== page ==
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Dentistry/Herbst for 15 year old girl


Yesterday I took my 15 year old for an orthodontic consult.  The recommended treatment plan was 9-12 months in a Herbst appliance, followed by 12 months in braces.  The ortho did not guarantee the Herbst would work, but "promised" that dd's jaw & smile would be greatly improved at the end of treatment.    

His diagnosis reads:  excess overjet (severe); moderate anterior open bite; jaw joint clicks were not evident; retruded lower jaw.

After hours of internet research, I am not at all comfortable with the Herbst.  Ortho said he couldn't guarantee it would work for her, as she is no longer actively growing.  (no recent changes in shoe size or height)  

She has no jaw pain.  She does not have a "buck-tooth" appearance and is attractive.  She does have crowding in the upper jaw which has caused one tooth to be slightly turned.  Lower jaw has one tooth slightly turned as well.  

We wouldn't consider surgery as an option right now because she has no TMD symptoms such as pain or clicking.   

Is it possible to straighten her teeth with braces WITHOUT moving bone (herbst or surgery)?  If not, she will probably opt for doing nothing.  We tend to be in the "if it's not broken don't fix it" camp.

Does doing nothing seem like a reasonable decision?  We respect and appreciate your professional opinion.  Thank you very much for taking the time to educate those of us with reservations about using this device.

Sharon - I am sure that you realize that I cannot be totally sure what I am telling you is exactly correct,but from your description it sounds like your daughter's problem is not mostly related to the position of her teeth, but the jaws. It sounds like she has a discrepancy in the size of the upper to lower jaws. The orthodontic treatment suggested will not correct the problem in a child near the end of puberty.  Surgical correction of jaw size is probably the correct approach.  I fully understand your feelings about doing surgery, but if the problem is not properly addressed and corrected now, as she gets older, she will probably develop problems with jaw functioning.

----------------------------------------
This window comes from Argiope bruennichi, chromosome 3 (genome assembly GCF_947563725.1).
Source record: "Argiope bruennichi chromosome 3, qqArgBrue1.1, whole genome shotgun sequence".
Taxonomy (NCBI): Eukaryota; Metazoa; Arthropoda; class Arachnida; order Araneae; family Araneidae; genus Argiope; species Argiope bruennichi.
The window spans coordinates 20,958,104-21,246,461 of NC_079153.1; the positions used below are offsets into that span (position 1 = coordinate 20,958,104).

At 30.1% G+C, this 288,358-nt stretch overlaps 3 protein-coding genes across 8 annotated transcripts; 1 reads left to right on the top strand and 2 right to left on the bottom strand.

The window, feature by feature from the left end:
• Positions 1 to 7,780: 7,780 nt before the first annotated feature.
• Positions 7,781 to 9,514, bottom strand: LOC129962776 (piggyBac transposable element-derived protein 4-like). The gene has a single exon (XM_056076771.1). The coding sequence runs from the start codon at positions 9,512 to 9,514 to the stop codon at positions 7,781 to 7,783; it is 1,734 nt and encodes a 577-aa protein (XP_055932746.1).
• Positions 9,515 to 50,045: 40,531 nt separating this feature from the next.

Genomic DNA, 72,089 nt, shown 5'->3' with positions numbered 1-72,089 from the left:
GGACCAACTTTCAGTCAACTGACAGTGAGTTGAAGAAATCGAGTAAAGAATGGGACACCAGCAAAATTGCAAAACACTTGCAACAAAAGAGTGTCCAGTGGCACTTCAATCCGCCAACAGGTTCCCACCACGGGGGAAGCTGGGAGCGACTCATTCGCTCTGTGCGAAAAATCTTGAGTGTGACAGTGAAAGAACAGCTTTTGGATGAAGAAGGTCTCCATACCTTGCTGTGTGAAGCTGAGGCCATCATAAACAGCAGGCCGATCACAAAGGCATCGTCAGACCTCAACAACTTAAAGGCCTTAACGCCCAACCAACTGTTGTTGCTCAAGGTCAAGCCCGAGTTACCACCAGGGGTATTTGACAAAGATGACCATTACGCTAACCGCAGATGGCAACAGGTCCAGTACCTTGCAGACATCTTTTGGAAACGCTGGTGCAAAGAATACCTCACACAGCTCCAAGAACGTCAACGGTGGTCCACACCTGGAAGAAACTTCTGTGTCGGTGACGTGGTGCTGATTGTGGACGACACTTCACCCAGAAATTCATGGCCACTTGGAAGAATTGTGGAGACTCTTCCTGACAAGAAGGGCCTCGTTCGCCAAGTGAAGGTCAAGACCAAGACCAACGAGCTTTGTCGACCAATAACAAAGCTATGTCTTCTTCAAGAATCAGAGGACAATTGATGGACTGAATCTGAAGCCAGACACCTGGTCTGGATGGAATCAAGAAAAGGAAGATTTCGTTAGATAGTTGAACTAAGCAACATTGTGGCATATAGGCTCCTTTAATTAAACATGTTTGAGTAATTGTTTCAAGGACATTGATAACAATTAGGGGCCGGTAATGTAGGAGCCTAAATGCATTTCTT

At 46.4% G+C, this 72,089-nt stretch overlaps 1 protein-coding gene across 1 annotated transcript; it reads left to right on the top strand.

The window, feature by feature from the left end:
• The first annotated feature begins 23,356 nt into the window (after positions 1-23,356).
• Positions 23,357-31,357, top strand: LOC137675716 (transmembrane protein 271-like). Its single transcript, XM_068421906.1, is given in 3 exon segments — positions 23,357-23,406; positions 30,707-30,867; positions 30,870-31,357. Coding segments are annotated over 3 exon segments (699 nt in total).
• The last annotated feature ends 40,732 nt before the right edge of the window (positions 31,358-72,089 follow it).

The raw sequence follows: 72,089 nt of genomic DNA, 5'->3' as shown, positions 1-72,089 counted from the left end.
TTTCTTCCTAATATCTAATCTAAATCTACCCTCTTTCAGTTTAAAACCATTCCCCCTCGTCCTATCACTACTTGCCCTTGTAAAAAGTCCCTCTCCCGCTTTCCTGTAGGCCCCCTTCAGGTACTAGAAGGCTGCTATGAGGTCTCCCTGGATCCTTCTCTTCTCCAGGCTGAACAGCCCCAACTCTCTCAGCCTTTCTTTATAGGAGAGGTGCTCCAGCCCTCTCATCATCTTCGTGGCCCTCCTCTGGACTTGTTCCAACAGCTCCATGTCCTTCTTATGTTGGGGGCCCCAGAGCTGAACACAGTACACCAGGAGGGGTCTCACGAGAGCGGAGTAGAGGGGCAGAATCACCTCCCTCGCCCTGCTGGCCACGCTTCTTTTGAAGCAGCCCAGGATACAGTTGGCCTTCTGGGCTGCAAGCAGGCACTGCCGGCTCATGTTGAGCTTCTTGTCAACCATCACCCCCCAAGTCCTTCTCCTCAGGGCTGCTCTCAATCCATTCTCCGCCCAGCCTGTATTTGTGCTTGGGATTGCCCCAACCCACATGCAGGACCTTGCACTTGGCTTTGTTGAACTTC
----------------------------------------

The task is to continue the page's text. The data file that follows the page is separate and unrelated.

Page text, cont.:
So doing nothing does not sound appropriate. You need to have her examined only by a board certified oral and maxillofacial surgeon to fully define the problem and come up with an appropriate treatment approach. I know this is not what you want to hear. If you have further questions or need names of board certified oral and maxillofacial surgeons near you, get back to me.  


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Joel S. Teig, DMD, Diplomate ABOMS, retired


I am a board certified oral and maxillofacial surgeon and I am available to answer questions related to tooth extractions, implant insertion, facial recontruction, facial and oral tumor removal, TMJ dysfunction and various successful treatments, including surgery if all else fails, and occlusal discrepancy requiring orthognathic or jaw surgery.


Board Certified Oral and Maxillofacial Surgeon practicine for over 20 years. Assistant Clincal Professor and State University School of Dentistry.

American Dental Association, American Association of Oral and Maxillofacial Surgeons, American Board of Oral and Maxillofacial Surgeons

BA -University of Connecticut DMD - University of Pennsylvania School of Dental Medicine

Awards and Honors
National Honor Society (OKU), Philadelphia County Dental Society, Mosby Book Award, Oral Surgery Honors, Summa Cum Laude

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